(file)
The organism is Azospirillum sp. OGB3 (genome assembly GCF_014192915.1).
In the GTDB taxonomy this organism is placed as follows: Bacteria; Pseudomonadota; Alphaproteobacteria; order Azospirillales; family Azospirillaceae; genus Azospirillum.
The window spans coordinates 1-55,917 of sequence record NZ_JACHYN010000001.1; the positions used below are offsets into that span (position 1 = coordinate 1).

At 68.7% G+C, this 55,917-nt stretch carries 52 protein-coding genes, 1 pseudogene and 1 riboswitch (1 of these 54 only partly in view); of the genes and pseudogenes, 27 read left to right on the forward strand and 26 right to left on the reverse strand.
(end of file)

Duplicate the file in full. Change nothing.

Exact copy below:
The organism is Azospirillum sp. OGB3 (genome assembly GCF_014192915.1).
In the GTDB taxonomy this organism is placed as follows: Bacteria; Pseudomonadota; Alphaproteobacteria; order Azospirillales; family Azospirillaceae; genus Azospirillum.
The window spans coordinates 1-55,917 of sequence record NZ_JACHYN010000001.1; the positions used below are offsets into that span (position 1 = coordinate 1).

At 68.7% G+C, this 55,917-nt stretch carries 52 protein-coding genes, 1 pseudogene and 1 riboswitch (1 of these 54 only partly in view); of the genes and pseudogenes, 27 read left to right on the forward strand and 26 right to left on the reverse strand.